Chiefs of the state’s biggest fire departments say the connective tissue of mutual aid has become weakened in the past 20 years. The days of sending every available resource to help put out a neighbor’s fire without question has been replaced with hesitation — should some be held back to save money, or in case another fire erupts nearby?
“In 2003 in San Diego, I was a battalion chief. The way we supported mutual aid was, if you asked, we sent,” said Brian Fennessy, now chief of the Orange County Fire Authority. “We didn’t talk about drawing down [resources]. How far should we allow ourselves to be drawn down? That wasn’t even a conversation.”
That 2003 firestorm was a game changer for mutual aid, Fennessy said. In a matter of days, thousands of homes were destroyed and hundreds of thousands of acres were burned across San Diego and San Bernardino counties. More than 20 people died. The Cedar Fire was the one of the last of the big blazes to ignite, and San Diego County was outgunned, with the bulk of its force fighting fires to the north.
“There was some political pressure at that point that, ‘Wait a minute, as a county and city fire protection district, you shouldn’t allow yourself to get so drawn down where you can’t provide basic services,’ ” Fennessy said. “ ‘Maybe I won’t send six strike teams. Maybe I’ll send three.’ ”
At the same time, the state’s mutual-aid computer program, the Resource Ordering and Status System (ROSS), is antiquated — better designed for logging pay and hours than rapidly shifting resources across multiple counties.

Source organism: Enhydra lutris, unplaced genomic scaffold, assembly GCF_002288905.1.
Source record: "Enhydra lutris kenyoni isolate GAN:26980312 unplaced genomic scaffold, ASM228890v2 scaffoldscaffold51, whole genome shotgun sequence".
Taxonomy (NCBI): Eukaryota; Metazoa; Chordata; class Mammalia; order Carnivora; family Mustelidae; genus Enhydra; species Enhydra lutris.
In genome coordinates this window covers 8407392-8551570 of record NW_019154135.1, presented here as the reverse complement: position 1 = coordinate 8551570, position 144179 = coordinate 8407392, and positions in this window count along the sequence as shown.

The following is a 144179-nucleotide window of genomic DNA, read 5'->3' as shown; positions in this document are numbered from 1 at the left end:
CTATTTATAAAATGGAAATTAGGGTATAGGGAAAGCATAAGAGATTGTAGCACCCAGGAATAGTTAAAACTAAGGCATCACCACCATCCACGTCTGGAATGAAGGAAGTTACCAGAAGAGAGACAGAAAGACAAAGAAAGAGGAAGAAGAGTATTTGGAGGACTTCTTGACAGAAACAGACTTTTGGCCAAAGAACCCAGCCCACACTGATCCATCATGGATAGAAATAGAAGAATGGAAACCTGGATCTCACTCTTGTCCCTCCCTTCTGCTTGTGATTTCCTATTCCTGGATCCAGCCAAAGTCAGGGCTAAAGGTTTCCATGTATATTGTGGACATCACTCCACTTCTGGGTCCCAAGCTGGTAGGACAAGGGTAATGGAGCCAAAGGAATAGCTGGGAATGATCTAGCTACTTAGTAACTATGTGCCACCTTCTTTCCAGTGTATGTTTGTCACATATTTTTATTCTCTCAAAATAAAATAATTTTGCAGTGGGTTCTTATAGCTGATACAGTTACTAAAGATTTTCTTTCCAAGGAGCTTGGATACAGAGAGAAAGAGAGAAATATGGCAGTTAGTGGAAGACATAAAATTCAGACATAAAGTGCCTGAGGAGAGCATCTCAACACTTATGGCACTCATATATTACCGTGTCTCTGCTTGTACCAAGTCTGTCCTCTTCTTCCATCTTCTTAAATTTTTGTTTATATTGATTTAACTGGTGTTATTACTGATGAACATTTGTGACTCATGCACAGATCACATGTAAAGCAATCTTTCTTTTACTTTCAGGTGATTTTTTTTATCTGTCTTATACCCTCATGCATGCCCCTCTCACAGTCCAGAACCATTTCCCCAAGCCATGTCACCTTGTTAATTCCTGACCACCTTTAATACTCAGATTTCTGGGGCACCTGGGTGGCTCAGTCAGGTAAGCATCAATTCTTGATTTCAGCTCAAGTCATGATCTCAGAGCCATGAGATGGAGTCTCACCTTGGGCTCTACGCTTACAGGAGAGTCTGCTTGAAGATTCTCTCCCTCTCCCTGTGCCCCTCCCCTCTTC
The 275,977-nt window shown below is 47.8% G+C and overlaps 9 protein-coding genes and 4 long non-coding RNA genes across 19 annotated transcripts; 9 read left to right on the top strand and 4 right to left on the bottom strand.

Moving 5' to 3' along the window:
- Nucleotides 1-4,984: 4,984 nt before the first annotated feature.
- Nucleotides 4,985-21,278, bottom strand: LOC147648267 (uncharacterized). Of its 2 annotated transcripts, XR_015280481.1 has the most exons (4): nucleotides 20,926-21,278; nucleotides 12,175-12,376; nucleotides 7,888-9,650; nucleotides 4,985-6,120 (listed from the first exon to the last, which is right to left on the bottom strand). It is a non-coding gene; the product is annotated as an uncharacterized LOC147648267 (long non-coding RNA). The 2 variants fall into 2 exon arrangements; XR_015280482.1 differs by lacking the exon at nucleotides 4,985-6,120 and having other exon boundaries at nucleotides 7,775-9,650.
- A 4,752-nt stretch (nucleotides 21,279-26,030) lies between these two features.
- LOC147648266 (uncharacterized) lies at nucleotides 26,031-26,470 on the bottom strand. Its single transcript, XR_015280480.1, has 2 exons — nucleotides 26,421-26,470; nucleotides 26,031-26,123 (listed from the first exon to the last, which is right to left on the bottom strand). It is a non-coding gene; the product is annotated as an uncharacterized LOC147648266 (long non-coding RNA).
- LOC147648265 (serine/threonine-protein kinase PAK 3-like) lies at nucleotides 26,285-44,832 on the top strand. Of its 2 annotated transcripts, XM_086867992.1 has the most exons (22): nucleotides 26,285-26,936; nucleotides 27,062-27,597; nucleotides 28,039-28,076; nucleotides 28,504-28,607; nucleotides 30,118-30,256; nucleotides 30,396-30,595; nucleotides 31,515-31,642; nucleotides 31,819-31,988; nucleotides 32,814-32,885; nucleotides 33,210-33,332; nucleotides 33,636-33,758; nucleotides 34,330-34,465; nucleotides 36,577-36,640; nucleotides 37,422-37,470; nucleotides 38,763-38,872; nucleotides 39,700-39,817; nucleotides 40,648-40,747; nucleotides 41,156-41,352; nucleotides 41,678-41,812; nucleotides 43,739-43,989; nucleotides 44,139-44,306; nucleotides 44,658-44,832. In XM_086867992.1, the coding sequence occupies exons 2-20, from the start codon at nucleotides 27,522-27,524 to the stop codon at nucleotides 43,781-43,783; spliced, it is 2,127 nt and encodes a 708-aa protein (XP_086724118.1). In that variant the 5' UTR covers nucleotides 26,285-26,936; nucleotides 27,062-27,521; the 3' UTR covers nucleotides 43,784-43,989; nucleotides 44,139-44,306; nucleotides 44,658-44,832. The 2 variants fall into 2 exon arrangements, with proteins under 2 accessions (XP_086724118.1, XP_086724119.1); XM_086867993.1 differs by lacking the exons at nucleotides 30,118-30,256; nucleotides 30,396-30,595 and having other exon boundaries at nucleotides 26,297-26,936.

In a perfect world, ROSS would quickly identify which fire departments are best positioned to respond to a developing blaze and alert them. But commanders say the system is so outdated that it hinders them from getting to the scene of a fire quickly.
As a workaround, the chiefs of Southern California’s biggest firefighting agencies — Los Angeles, Ventura and Orange counties, along with Los Angeles City Fire — say they now circumvent the mutual-aid system altogether in the first stages of fighting a fast-moving fire.
When the Saddleridge Fire broke out in Sylmar in late October, Fennessy said, he dispatched firefighters before the request arrived at his station. When the 46 Fire erupted in Riverside County in the middle of the night later that month amid powerful winds, Los Angeles County sent two teams of engines and firefighters even though the request didn’t reach dispatchers until 9:30 a.m., officials said.
“From the perspective of accountability and tracking resources, it’s a good tool,” Los Angeles County Fire Chief Daryl Osby said of the mutual-aid software. “But from a perspective of getting resources to an incident quickly, it creates delays.”
The system is essentially facing challenges on two fronts: not enough resources and aging technology.
In the fire’s first 10 hours, commanders requested 299 additional fire engines and received only 42 percent of what they’d asked for. By the time the worst of the blaze was over, requests for 874 engines had gone unfulfilled — in other words, 50 percent of what commanders asked for had never arrived.